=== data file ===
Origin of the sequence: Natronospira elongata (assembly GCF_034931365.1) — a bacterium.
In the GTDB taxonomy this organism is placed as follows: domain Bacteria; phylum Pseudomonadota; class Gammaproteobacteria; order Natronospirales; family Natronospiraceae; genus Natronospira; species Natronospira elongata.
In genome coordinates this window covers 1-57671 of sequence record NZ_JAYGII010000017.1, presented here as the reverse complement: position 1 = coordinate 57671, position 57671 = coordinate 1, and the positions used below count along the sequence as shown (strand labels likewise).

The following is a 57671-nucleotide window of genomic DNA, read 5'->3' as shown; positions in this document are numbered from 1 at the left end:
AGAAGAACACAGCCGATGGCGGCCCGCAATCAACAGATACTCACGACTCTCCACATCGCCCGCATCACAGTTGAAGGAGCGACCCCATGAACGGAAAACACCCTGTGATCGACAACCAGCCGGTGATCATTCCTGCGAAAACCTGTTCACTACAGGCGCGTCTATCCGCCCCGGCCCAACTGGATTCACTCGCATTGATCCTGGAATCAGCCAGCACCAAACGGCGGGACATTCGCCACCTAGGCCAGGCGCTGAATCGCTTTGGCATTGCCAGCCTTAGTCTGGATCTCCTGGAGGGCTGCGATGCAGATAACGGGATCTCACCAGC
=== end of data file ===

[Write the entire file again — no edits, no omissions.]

Origin of the sequence: Natronospira elongata (assembly GCF_034931365.1) — a bacterium.
In the GTDB taxonomy this organism is placed as follows: domain Bacteria; phylum Pseudomonadota; class Gammaproteobacteria; order Natronospirales; family Natronospiraceae; genus Natronospira; species Natronospira elongata.
In genome coordinates this window covers 1-57671 of sequence record NZ_JAYGII010000017.1, presented here as the reverse complement: position 1 = coordinate 57671, position 57671 = coordinate 1, and the positions used below count along the sequence as shown (strand labels likewise).

The following is a 57671-nucleotide window of genomic DNA, read 5'->3' as shown; positions in this document are numbered from 1 at the left end:
AGAAGAACACAGCCGATGGCGGCCCGCAATCAACAGATACTCACGACTCTCCACATCGCCCGCATCACAGTTGAAGGAGCGACCCCATGAACGGAAAACACCCTGTGATCGACAACCAGCCGGTGATCATTCCTGCGAAAACCTGTTCACTACAGGCGCGTCTATCCGCCCCGGCCCAACTGGATTCACTCGCATTGATCCTGGAATCAGCCAGCACCAAACGGCGGGACATTCGCCACCTAGGCCAGGCGCTGAATCGCTTTGGCATTGCCAGCCTTAGTCTGGATCTCCTGGAGGGCTGCGATGCAGATAACGGGATCTCACCAGC